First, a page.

Oral immunotherapy is under investigation as a treatment for food allergy. This desensitization method enables patients to build up a tolerance to the allergen by ingesting it in gradually increasing doses under medical supervision.
As Kari Nadeau, MD, PhD, and fellow investigators noted in their report in Allergy, Asthma & Clinical Immunology, pilot data have shown that omalizumab may hasten the person’s ability to tolerate more than 4 g of food-allergen protein.
The group conducted a phase 1 study in which 25 children and adults with multiple food allergies received oral immunotherapy for up to five allergens simultaneously, with omalizumab injections administered for eight weeks before and eight weeks following oral immunotherapy.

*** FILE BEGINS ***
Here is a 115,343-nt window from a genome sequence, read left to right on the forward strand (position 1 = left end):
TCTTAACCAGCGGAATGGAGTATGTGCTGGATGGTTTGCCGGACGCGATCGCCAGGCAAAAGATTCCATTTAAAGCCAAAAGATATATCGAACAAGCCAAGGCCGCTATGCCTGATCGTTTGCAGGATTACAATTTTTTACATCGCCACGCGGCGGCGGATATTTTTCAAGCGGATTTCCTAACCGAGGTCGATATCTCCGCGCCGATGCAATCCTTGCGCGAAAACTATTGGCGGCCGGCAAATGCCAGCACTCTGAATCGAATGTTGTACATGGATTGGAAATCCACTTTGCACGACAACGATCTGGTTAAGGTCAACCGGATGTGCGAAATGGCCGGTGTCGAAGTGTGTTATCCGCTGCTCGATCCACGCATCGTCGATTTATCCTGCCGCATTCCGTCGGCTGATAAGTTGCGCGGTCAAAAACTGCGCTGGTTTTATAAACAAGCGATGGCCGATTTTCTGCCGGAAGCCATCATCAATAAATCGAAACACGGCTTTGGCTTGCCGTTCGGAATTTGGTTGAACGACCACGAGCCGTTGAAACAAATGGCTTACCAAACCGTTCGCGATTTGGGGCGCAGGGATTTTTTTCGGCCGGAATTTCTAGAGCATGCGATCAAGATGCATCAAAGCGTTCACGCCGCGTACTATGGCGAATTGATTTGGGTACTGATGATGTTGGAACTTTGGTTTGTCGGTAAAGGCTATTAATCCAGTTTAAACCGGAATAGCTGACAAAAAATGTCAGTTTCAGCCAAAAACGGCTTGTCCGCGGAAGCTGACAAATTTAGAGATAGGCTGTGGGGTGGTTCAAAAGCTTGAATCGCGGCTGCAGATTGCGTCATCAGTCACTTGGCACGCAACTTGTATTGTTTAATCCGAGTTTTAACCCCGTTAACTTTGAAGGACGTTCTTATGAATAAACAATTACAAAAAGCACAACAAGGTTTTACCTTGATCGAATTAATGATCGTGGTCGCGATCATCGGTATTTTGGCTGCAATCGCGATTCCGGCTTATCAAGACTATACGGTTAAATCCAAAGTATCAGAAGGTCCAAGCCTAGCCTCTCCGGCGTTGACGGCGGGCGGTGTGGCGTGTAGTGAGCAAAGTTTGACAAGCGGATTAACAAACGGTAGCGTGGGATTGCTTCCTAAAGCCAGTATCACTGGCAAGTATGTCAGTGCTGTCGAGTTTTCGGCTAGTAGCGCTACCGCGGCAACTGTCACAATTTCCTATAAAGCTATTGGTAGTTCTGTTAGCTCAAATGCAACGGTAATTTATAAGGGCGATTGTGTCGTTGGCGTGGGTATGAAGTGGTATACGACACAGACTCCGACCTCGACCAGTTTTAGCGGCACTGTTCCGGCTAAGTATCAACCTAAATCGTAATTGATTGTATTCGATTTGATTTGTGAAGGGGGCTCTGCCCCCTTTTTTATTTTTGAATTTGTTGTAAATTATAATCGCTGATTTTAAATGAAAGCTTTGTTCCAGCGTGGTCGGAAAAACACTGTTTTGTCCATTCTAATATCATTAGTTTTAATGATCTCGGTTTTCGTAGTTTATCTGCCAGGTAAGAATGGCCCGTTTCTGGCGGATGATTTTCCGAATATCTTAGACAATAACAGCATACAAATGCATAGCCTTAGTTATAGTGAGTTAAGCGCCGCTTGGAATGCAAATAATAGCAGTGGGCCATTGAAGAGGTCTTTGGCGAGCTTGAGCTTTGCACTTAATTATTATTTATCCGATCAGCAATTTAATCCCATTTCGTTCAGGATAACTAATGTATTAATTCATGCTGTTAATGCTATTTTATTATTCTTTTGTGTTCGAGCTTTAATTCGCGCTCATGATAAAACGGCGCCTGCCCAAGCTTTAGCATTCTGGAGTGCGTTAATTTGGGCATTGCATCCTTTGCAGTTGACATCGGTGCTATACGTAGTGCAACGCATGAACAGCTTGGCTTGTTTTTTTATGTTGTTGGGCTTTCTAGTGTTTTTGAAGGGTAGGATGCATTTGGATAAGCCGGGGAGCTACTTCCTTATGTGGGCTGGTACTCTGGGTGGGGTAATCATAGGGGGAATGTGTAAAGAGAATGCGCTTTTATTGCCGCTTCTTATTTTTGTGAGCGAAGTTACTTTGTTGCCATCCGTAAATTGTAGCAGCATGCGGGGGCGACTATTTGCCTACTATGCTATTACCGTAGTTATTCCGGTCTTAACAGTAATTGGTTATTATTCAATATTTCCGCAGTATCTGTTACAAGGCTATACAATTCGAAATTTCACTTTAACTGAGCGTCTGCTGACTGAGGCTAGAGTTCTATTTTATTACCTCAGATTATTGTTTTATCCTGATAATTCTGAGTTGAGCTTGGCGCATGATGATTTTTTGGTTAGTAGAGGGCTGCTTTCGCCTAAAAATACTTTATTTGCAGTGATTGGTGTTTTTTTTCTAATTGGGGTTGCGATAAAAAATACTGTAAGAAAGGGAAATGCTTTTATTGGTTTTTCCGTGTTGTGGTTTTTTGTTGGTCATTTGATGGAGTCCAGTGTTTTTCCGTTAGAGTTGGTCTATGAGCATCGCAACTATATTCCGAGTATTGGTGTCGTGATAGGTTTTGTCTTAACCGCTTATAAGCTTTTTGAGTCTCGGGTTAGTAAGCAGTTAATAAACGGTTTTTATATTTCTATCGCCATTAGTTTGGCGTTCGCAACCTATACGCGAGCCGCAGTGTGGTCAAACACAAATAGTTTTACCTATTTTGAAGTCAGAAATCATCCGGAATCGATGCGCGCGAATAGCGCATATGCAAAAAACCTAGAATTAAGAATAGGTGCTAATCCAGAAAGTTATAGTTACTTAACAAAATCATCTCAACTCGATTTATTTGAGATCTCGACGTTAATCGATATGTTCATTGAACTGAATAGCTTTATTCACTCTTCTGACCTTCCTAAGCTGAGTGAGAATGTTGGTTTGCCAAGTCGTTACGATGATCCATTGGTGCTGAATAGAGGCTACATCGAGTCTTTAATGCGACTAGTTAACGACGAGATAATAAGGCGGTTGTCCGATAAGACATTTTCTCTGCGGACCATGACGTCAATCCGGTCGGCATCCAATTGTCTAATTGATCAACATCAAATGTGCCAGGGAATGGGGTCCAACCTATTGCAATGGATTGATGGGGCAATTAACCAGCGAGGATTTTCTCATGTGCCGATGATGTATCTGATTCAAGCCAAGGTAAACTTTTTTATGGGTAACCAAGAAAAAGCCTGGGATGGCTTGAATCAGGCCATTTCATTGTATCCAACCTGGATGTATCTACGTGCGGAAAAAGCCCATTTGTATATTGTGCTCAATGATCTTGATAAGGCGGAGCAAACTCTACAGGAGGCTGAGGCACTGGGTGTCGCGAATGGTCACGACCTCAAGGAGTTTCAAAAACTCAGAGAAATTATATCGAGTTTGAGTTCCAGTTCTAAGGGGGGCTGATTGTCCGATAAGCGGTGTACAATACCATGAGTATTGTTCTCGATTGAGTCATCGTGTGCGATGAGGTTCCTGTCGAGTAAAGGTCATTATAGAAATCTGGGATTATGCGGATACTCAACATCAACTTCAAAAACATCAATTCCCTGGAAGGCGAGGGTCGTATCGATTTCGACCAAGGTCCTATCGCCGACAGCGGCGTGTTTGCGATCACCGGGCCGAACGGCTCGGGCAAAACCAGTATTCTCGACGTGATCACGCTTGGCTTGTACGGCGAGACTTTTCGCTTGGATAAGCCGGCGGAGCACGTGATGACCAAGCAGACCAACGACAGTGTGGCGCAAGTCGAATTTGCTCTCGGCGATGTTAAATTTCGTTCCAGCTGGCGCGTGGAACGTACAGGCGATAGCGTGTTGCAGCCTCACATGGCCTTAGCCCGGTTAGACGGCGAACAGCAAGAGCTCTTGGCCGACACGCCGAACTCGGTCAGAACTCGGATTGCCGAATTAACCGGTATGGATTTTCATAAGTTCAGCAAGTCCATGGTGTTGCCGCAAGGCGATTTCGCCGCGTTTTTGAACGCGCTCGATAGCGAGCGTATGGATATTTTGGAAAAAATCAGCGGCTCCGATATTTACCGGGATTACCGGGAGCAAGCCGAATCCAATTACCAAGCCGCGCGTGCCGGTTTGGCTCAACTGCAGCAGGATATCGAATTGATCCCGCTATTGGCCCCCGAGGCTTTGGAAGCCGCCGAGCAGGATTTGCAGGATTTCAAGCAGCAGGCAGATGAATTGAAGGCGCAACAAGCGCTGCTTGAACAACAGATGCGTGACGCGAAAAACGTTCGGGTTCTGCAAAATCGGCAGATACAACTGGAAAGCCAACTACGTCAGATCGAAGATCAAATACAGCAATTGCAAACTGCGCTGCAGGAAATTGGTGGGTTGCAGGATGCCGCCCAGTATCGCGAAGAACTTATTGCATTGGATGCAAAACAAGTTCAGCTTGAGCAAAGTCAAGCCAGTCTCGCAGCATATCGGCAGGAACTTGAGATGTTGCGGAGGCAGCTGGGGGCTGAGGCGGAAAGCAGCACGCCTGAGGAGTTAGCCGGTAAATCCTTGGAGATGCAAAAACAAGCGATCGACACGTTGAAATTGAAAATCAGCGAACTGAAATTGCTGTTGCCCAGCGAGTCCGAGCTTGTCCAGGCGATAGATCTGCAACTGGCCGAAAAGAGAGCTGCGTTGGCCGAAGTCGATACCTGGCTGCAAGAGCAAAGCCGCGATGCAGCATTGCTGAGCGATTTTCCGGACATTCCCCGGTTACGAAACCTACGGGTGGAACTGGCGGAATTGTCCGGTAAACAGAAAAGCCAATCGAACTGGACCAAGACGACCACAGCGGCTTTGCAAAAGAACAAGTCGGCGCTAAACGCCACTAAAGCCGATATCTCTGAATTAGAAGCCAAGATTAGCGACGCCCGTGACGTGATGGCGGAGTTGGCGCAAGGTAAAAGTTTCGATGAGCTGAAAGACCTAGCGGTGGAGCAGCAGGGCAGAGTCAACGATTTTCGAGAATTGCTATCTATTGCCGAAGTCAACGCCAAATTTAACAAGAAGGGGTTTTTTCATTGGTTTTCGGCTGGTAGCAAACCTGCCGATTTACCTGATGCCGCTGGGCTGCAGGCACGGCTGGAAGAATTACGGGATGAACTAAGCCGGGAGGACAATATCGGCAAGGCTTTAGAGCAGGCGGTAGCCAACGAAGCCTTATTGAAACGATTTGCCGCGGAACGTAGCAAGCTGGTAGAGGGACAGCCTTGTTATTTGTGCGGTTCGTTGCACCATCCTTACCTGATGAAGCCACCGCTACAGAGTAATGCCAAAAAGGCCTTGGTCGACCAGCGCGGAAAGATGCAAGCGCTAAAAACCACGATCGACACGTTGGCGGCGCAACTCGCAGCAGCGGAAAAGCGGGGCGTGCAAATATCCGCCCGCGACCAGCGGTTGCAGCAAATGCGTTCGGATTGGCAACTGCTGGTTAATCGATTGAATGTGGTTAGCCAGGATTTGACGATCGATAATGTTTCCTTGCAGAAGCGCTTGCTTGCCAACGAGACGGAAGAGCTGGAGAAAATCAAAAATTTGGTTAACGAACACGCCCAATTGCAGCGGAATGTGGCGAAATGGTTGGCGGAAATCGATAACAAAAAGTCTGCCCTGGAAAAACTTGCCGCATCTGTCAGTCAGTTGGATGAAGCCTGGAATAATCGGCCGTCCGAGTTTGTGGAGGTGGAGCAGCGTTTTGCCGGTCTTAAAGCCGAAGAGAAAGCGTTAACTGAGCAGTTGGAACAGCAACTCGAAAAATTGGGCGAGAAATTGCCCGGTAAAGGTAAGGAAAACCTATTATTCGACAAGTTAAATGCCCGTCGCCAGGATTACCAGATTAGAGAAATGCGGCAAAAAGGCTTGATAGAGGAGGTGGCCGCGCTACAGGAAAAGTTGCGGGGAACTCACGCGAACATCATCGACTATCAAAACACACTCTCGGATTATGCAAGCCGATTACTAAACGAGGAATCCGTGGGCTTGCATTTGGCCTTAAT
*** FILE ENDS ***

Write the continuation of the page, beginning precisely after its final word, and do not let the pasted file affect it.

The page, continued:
Compared with persons undergoing immunotherapy without omalizumab, patients receiving the drug could tolerate larger initial doses of the food allergens, and could safely eat 4 g of each food protein at a median of 18 weeks after the allergen-ingestion process began. Patients not receiving omalizumab did not reach the 4-g point until a median of 85 weeks after food doses began.